As the semiconductor industry strives to find novel technology scaling methods, the advanced technologies (sub-15nm) have become restrictive to the design. The restrictions implied by each technology affect the design metrics like area, delay, and power. Thus, the semiconductor industry has resorted to Design and Technology Co-Optimization (DTCO) in order to develop technologies whose characteristics are desirable from the perspective of design as well as the fabrication. This gave rise to the need for fast design-informed technology evaluation methods.
In the first part of this dissertation, we propose frameworks to address challenges of developing a new technology. The evaluation of technology impact on design is traditionally inferred from the evaluation of Design Rules (DRs). The traditional approach of evaluating DRs on the standard cell level is misleading for two reasons. First, a lot of designs are routing-limited and, hence, not every change in cell area results in a corresponding change in chip area. Second, a design rule change, which leads to a change in the delay, can affect chip area due to the buffering and gate sizing techniques required to meet timing requirements. Thus, we present Chip-DRE, a framework for Chip-scale systematic Evaluation of DRs and their interaction with layouts, performance, margins and yield.
Due to sub-wavelength lithography, layouts can have low printability and, accordingly, low yield due to the existence of bad patterns even though they pass design rule checks. For that purpose we propose Pattern-DRE, which is a framework for Pattern-driven DR Evaluation. This framework can be used by the foundries to guide them on the relative importance of patterns to the routability of standard cells and to evaluate candidate new technologies from the routability aspect.
One of the very attractive candidate new technologies is Directed Self-Assembly (DSA), because it depends on the natural multiplicative capabilities of block copolymers, which can increase the resolution and at the same time it is a relatively low-cost technology. However, DSA imposes unique constraints on the design. Therefore, in the second part of this dissertation, we focus on algorithms to enable Directed Self-Assembly (DSA).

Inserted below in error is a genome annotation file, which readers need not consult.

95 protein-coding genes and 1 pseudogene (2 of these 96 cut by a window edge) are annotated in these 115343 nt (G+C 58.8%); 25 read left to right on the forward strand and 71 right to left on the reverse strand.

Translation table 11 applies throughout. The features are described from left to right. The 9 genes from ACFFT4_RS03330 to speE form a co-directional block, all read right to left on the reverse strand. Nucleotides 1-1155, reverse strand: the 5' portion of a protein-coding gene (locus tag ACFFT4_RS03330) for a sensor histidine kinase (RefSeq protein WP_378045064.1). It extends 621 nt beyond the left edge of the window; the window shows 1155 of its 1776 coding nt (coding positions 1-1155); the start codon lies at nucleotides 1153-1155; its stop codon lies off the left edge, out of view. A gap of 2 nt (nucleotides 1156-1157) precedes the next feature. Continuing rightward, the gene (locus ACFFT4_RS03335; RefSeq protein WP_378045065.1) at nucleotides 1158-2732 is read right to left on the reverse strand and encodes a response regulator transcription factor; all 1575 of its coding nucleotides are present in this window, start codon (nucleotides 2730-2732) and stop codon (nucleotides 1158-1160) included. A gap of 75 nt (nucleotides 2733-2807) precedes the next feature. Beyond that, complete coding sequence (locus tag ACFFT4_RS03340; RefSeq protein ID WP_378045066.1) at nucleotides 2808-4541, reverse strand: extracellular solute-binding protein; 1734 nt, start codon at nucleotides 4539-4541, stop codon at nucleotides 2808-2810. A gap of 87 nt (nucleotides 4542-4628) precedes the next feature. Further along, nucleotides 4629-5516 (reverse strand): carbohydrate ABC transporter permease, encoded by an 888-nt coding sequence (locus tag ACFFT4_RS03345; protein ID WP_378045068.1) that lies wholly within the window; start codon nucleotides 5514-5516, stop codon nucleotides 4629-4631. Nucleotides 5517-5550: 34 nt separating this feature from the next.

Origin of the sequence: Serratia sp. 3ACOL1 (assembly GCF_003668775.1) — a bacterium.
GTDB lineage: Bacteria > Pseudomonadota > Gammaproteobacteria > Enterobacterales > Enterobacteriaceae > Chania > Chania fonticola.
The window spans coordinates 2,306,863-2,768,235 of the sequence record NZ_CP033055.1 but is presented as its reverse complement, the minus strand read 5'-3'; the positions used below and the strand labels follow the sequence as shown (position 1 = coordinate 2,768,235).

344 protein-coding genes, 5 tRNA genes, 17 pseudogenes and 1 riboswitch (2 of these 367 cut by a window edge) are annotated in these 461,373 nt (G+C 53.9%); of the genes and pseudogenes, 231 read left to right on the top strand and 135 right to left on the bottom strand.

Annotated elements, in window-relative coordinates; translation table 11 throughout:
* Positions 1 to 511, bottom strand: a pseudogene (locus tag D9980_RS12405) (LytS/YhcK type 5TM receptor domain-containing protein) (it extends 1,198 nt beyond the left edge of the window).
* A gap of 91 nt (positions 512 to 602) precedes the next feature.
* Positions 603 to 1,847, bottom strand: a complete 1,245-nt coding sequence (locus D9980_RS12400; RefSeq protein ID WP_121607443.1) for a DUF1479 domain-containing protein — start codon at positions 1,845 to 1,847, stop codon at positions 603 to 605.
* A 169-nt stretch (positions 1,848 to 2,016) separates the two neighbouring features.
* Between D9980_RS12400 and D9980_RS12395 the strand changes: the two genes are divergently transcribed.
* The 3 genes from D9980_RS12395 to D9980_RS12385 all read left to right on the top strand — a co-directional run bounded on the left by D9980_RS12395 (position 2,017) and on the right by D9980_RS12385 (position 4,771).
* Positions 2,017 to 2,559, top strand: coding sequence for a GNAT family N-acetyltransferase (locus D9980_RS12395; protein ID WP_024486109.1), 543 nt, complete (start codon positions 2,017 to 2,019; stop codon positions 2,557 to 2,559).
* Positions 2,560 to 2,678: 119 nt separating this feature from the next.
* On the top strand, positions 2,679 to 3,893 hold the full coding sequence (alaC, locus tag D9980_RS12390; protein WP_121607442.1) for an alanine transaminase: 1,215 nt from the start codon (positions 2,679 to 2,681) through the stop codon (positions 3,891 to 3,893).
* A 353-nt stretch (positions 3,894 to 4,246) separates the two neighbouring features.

DSA requires the use of another lithography technique in order to print templates that guide the self-assembly process. Therefore, optimizing a DSA-based process requires the choice of another patterning technique as well as optimizing the properties of the block copolymer used. For that purpose we propose DSA-Pathfind, a tool for technology pathfinding for DSA. DSA-Pathfind can be used to make choices including the number of exposures needed in printing the templates, the natural pitch of the BCP and the relevant design rules, for the objective of design-friendliness.
In order to enable the adoption of DSA in the industry, fast and chip-scalable heuristics are needed for DSA-grouping and Mask assignment for the hybrid DSA-MP process. We present an efficient heuristic algorithm for that purpose. Results show that the proposed heuristics are 39x-192x faster on the average, and result in 12%-32% more violations, in comparison to the optimal problem solution. Then, we propose a heuristic for hotspot-aware DSA grouping and MP decomposition.
Finally, we look at potential non-traditional technology scaling boosters. We propose the use of a buried layer interconnect as a scaling booster. Results show that it can save chip area by 9-13%, with negligible hit on performance. We also evaluated the possibility of relieving routing congestion using supervia, a double-height via between two non-adjacent metal layers without a landing pad on the intermediate layer.